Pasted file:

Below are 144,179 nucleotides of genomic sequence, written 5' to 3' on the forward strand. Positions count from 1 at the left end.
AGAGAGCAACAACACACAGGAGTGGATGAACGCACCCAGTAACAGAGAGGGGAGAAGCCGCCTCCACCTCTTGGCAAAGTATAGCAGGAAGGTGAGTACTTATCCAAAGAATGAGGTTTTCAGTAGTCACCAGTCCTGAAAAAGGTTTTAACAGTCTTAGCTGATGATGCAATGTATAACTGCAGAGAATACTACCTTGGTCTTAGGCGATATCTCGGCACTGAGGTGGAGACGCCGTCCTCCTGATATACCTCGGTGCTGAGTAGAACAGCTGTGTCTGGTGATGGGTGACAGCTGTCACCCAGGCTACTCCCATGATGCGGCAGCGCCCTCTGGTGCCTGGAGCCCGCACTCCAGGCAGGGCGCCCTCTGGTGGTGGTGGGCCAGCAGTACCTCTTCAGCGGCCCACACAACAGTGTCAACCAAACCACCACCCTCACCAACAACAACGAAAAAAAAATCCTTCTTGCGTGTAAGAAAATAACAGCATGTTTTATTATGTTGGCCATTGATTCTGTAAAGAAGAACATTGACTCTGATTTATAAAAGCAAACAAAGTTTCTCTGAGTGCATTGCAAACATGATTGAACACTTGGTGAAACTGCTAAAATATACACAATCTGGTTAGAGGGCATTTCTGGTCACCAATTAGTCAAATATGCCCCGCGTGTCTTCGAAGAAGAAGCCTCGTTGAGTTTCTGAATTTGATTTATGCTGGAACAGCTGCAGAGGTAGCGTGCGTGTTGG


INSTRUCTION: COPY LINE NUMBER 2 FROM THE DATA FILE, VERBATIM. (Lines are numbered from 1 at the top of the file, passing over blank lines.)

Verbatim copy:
AGAGAGCAACAACACACAGGAGTGGATGAACGCACCCAGTAACAGAGAGGGGAGAAGCCGCCTCCACCTCTTGGCAAAGTATAGCAGGAAGGTGAGTACTTATCCAAAGAATGAGGTTTTCAGTAGTCACCAGTCCTGAAAAAGGTTTTAACAGTCTTAGCTGATGATGCAATGTATAACTGCAGAGAATACTACCTTGGTCTTAGGCGATATCTCGGCACTGAGGTGGAGACGCCGTCCTCCTGATATACCTCGGTGCTGAGTAGAACAGCTGTGTCTGGTGATGGGTGACAGCTGTCACCCAGGCTACTCCCATGATGCGGCAGCGCCCTCTGGTGCCTGGAGCCCGCACTCCAGGCAGGGCGCCCTCTGGTGGTGGTGGGCCAGCAGTACCTCTTCAGCGGCCCACACAACAGTGTCAACCAAACCACCACCCTCACCAACAACAACGAAAAAAAAATCCTTCTTGCGTGTAAGAAAATAACAGCATGTTTTATTATGTTGGCCATTGATTCTGTAAAGAAGAACATTGACTCTGATTTATAAAAGCAAACAAAGTTTCTCTGAGTGCATTGCAAACATGATTGAACACTTGGTGAAACTGCTAAAATATACACAATCTGGTTAGAGGGCATTTCTGGTCACCAATTAGTCAAATATGCCCCGCGTGTCTTCGAAGAAGAAGCCTCGTTGAGTTTCTGAATTTGATTTATGCTGGAACAGCTGCAGAGGTAGCGTGCGTGTTGG